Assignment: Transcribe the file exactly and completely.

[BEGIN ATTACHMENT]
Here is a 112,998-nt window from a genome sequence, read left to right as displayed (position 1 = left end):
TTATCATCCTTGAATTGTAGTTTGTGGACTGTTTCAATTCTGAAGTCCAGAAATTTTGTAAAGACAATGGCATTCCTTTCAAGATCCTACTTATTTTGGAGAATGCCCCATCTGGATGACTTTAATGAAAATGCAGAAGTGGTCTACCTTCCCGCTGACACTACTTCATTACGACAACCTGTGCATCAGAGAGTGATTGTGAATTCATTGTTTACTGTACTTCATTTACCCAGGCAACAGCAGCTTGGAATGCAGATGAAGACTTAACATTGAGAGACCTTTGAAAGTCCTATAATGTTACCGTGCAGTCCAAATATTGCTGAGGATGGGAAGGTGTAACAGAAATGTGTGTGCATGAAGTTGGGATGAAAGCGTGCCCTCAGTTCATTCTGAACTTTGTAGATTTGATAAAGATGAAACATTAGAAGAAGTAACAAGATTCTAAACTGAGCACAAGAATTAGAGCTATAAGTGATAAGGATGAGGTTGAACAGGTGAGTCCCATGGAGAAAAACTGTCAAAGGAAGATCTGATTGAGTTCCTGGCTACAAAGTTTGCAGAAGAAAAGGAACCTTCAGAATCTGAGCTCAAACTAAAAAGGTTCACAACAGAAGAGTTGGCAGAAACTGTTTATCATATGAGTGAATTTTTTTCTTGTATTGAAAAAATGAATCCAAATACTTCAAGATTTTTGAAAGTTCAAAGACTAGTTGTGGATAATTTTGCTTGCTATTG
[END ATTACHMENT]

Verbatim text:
Here is a 112,998-nt window from a genome sequence, read left to right as displayed (position 1 = left end):
TTATCATCCTTGAATTGTAGTTTGTGGACTGTTTCAATTCTGAAGTCCAGAAATTTTGTAAAGACAATGGCATTCCTTTCAAGATCCTACTTATTTTGGAGAATGCCCCATCTGGATGACTTTAATGAAAATGCAGAAGTGGTCTACCTTCCCGCTGACACTACTTCATTACGACAACCTGTGCATCAGAGAGTGATTGTGAATTCATTGTTTACTGTACTTCATTTACCCAGGCAACAGCAGCTTGGAATGCAGATGAAGACTTAACATTGAGAGACCTTTGAAAGTCCTATAATGTTACCGTGCAGTCCAAATATTGCTGAGGATGGGAAGGTGTAACAGAAATGTGTGTGCATGAAGTTGGGATGAAAGCGTGCCCTCAGTTCATTCTGAACTTTGTAGATTTGATAAAGATGAAACATTAGAAGAAGTAACAAGATTCTAAACTGAGCACAAGAATTAGAGCTATAAGTGATAAGGATGAGGTTGAACAGGTGAGTCCCATGGAGAAAAACTGTCAAAGGAAGATCTGATTGAGTTCCTGGCTACAAAGTTTGCAGAAGAAAAGGAACCTTCAGAATCTGAGCTCAAACTAAAAAGGTTCACAACAGAAGAGTTGGCAGAAACTGTTTATCATATGAGTGAATTTTTTTCTTGTATTGAAAAAATGAATCCAAATACTTCAAGATTTTTGAAAGTTCAAAGACTAGTTGTGGATAATTTTGCTTGCTATTG